Royal Honour for Sustainable Transport Charity

Sustainable transport charity Sustrans is to receive a Queen's Award for Enterprise.

By Michael Smith (Veshengro)

The Award, which was officially announced on April 21, 2009, comes from the Queen, on the recommendation of the Prime Minister and an Advisory Committee that includes representatives of Government, industry and commerce, and the trade unions.

The Queen's Award for Sustainable Development is the highest honour that can be given to a UK company. It recognises businesses and organisations which have made outstanding advances or have a high level of continuous achievement, in the environmental and social impacts included in sustainable development.

Sustrans spokeperson says Sustrans is delighted to be receiving the Award. As the charity behind the National Cycle Network and many other practical projects designed to get people travelling in ways that are good for their health and the environment it has over thirty years of working in Bristol and across the whole of the UK.

Malcolm Shepherd, Sustrans CEO says: "We are delighted to be recognised by this award. But it does not belong solely to us. From the early days of the National Cycle Network through to our £50 million lottery win we could not have achieved any of this without the support of the many hundreds of partners we work with every day. From central and local governments through to the private sector and individuals including our 2,500 volunteers we are grateful for their commitment and share this award with them."

In 2007 the UK public voted Sustrans the winner in the Big Lottery Fund's largest ever competition. The £50 million prize money, for the charity's Connect2 project, is now being used to enable 79 communities across the UK to get around their local area on foot and by bike.

The charity is working with tens of thousands of children to help them cycle to and from school and has seen levels of cycling treble within a year. It is also innovating in encouraging people to re-think the way they travel, Sustrans' work to encourage and enable people to walk, cycle or go by public transport has consistently reduced car trips by up to 10 per cent and at the same time increased the number of journeys people make on foot, by bike and by public transport.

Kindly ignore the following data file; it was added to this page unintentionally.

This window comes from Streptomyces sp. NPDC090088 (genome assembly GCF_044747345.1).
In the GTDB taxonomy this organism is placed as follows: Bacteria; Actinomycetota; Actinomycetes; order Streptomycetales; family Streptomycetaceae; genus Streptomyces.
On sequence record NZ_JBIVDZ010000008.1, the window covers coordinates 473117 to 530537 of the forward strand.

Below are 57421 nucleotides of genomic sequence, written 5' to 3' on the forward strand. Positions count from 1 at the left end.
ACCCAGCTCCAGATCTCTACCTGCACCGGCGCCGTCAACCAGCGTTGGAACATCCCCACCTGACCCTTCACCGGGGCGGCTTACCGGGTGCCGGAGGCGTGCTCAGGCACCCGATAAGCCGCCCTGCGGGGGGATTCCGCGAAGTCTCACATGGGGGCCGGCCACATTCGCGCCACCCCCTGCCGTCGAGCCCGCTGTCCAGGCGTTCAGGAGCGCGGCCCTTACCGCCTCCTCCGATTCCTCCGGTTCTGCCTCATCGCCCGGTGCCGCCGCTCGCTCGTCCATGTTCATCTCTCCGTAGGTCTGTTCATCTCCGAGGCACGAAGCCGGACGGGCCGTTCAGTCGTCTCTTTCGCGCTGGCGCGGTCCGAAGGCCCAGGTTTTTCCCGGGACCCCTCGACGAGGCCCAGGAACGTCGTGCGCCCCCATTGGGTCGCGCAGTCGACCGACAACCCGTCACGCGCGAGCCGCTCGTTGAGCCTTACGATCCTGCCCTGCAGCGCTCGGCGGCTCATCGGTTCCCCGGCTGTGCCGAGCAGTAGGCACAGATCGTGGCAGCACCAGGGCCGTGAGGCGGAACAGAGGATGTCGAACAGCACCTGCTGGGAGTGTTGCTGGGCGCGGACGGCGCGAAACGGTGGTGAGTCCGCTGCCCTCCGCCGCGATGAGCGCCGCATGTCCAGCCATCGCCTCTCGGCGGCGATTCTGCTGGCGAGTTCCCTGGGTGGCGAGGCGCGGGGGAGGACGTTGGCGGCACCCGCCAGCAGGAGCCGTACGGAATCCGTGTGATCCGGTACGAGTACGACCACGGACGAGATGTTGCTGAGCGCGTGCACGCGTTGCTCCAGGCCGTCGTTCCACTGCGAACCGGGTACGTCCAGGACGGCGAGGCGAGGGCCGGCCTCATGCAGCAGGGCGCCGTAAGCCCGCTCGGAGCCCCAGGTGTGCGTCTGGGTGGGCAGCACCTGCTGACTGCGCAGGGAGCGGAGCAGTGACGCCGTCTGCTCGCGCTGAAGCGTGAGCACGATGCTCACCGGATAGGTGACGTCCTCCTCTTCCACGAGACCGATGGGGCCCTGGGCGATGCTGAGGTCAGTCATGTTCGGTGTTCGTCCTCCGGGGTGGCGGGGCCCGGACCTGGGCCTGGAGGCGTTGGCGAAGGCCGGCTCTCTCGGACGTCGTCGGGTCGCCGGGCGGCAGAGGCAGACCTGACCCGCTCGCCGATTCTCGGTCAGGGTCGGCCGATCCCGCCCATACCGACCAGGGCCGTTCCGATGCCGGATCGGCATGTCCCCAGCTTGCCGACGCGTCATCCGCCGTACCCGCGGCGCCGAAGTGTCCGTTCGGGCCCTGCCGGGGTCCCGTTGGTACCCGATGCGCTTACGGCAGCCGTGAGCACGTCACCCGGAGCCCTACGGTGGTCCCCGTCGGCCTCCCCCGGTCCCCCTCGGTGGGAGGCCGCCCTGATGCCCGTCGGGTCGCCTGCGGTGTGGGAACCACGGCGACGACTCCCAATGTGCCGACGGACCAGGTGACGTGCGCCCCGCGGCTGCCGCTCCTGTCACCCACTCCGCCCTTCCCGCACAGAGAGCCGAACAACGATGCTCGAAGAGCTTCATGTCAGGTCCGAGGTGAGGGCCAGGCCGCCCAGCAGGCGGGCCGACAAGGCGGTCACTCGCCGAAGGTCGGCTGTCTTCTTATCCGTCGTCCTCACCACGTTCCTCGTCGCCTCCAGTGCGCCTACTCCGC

This is something that is so urgently needed as far as the environment and pollution is concerned as well and especially the way that so many of our youngsters suffer from often severe obesity that is due, primarily, to the wrong kind of food and very much so the lack of exercise. They get bussed to school my their parents, collected from school, driven to this or that after school activity and then, when they get home they plonk themselves before the TV or the PC and that's it.

It is not much better with them and for them on the weekends either for again they get bussed to everywhere as the parents also do not walk anywhere or cycle and the vicious cycle – pardon the pun – continues.

In addition to those activities by Sustrans communities in selected streets across the UK are already benefiting from a transport makeover as Sustrans works with residents to transform their neighbourhoods into places that are people-friendly rather than car-centric.

Such changes are urgently needed for cycling is certainly not safe on many of our roads. The car drivers must be educated as to bicycles and the fact that they, the drivers, must give cyclist some room. This causes many who use a bicycle – especially as primary mode of transport – to use the sidewalk rather than cycle in the road. While this may be against the law – it, in fact is – it is safer and my life is not at risk. When cycling with consideration other people also are not put at risk even when using the sidewalk.

There are also cyclists that need to take a close look at how they behave. A red traffic light means stop and that also applies to cyclists, whether or not he or she is Lycra clad and is wearing and environmental fruit bowl on the head.

This announcement by Sustrans will be followed by a formal presentation later in this Spring.

© 2009